U.S. President Donald Trump said on Wednesday he was considering packaging a $1 trillion infrastructure plan with either healthcare or tax reform legislation as an incentive to get support from lawmakers, especially Democrats.
Trump also said in an interview with the New York Times he may move up the unveiling of a plan to rebuild the country’s deteriorating roads, bridges and tunnels, which had been expected later this year.
“I’m thinking about accelerating it. I’m thinking about putting it with another bill. Could be health care, could be something else. Could be tax reform,” Trump said.
Trump was stung by his first legislative push, a failed attempt to roll back former President Barack Obama’s healthcare law, which ended in an embarrassing collapse in Congress two weeks ago.
The White House has tried to revive healthcare talks while also seeking other legislative measures— such as tax reform— that could give Trump a win in the early part of his presidency.
U.S. Transportation Secretary Elaine Chao said last week the Trump administration would later this year unveil a $1 trillion, 10-year plan to modernize U.S. roads, bridges, airports, electrical grid and water systems, offering incentives for public-private partnerships.
Trump said he wanted to accelerate that roll-out, but provided no timeline.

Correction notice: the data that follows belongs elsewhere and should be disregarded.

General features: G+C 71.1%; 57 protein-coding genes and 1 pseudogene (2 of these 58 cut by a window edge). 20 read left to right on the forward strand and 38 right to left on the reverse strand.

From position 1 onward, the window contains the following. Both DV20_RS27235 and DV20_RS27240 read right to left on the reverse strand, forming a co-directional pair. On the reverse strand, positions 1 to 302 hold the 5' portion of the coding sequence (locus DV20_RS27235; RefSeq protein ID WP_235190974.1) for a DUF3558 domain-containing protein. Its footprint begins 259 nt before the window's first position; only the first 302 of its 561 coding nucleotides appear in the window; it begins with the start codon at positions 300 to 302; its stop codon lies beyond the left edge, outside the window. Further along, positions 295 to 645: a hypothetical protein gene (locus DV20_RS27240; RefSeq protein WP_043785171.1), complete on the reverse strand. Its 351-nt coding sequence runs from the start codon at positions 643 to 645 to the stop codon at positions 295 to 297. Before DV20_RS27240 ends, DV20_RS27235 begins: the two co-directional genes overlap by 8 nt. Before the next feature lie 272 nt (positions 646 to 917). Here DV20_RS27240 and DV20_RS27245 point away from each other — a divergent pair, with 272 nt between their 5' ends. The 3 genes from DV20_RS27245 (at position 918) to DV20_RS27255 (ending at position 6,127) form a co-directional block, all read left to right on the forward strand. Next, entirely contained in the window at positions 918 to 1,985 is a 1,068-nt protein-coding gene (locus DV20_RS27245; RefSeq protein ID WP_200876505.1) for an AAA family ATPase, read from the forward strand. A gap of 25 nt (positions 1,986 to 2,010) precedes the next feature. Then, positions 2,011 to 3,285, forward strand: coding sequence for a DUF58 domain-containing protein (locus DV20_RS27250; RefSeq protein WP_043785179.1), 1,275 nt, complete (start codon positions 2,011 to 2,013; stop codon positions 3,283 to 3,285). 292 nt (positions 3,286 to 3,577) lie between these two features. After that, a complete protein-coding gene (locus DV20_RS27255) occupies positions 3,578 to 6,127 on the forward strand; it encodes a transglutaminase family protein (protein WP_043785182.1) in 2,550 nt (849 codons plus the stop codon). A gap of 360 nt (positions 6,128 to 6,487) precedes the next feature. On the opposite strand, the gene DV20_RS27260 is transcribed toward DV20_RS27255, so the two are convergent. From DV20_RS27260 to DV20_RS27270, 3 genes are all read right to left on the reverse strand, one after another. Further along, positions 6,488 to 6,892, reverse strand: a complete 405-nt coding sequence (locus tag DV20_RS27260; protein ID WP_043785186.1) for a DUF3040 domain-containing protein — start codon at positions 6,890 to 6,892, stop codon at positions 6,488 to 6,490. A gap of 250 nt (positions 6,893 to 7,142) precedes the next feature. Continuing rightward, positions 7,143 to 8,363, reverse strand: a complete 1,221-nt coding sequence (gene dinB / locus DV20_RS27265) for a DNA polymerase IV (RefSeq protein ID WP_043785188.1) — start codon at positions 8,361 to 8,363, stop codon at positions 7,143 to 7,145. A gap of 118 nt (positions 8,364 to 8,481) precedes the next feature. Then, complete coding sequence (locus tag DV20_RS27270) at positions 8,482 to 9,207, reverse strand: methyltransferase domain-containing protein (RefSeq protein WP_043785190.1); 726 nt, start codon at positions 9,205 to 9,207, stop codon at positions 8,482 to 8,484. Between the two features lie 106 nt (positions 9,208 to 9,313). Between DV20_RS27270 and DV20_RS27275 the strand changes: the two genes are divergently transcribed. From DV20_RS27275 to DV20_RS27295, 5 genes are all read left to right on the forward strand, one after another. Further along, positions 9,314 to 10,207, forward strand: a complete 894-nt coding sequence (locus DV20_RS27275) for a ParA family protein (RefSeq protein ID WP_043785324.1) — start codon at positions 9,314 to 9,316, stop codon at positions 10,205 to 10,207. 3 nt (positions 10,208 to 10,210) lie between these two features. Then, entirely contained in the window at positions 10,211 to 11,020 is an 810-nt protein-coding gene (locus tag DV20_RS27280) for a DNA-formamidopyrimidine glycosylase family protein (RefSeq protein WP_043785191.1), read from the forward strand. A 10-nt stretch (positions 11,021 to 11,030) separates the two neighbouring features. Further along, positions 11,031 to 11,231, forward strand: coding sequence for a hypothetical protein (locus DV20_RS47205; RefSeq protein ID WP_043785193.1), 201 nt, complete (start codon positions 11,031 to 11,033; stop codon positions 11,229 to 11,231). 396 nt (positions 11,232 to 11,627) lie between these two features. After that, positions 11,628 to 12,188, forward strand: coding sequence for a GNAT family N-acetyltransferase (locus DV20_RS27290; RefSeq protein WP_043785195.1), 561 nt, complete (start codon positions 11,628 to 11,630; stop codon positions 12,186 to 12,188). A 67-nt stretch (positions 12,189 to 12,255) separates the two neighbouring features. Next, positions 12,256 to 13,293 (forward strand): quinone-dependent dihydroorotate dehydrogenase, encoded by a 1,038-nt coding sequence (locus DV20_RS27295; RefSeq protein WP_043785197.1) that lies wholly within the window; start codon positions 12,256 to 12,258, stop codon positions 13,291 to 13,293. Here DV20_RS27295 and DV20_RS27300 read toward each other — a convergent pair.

Trump said Democratic lawmakers “are desperate for infrastructure” and may be more likely to sign on to a Republican-backed tax reform or healthcare bill if spending on roads and bridges were included.
“We’re talking about a trillion-dollar infrastructure,” Trump said.
Some of the infrastructure projects may be built through public-private partnerships, Trump said, declining to say how the total spending would split between public and private sources. But he also said that with interest rates low, the government may be better off financing the projects itself.
“When you can borrow so inexpensively, you don’t have to do the public-private thing. Because public-private can be very expensive,” Trump said.
Trump said he would make an announcement in two weeks about whether he would seek changes to a wage law for federal projects blamed by conservative groups for inflating costs, though he declined to say what the announcement would be.
Conservative groups have pressured the White House on the law, known as the Davis-Bacon Act, which requires contractors on
federal projects to pay local prevailing wages – a measure backed by labor unions and Democrats.
On tax reform, Trump said he wanted to wait and see what happens on healthcare legislation, which has stalled in the House of Representatives, before setting out details on taxes.
The details of the healthcare bill could determine how much he could cut taxes, he said.
Republicans have been working on a plan to cut the corporate tax rate to 20 percent from 35 percent, end taxing foreign profits for U.S.-based multinationals and cut other tax rates for businesses and investors – as well as simplify and cut personal income taxes.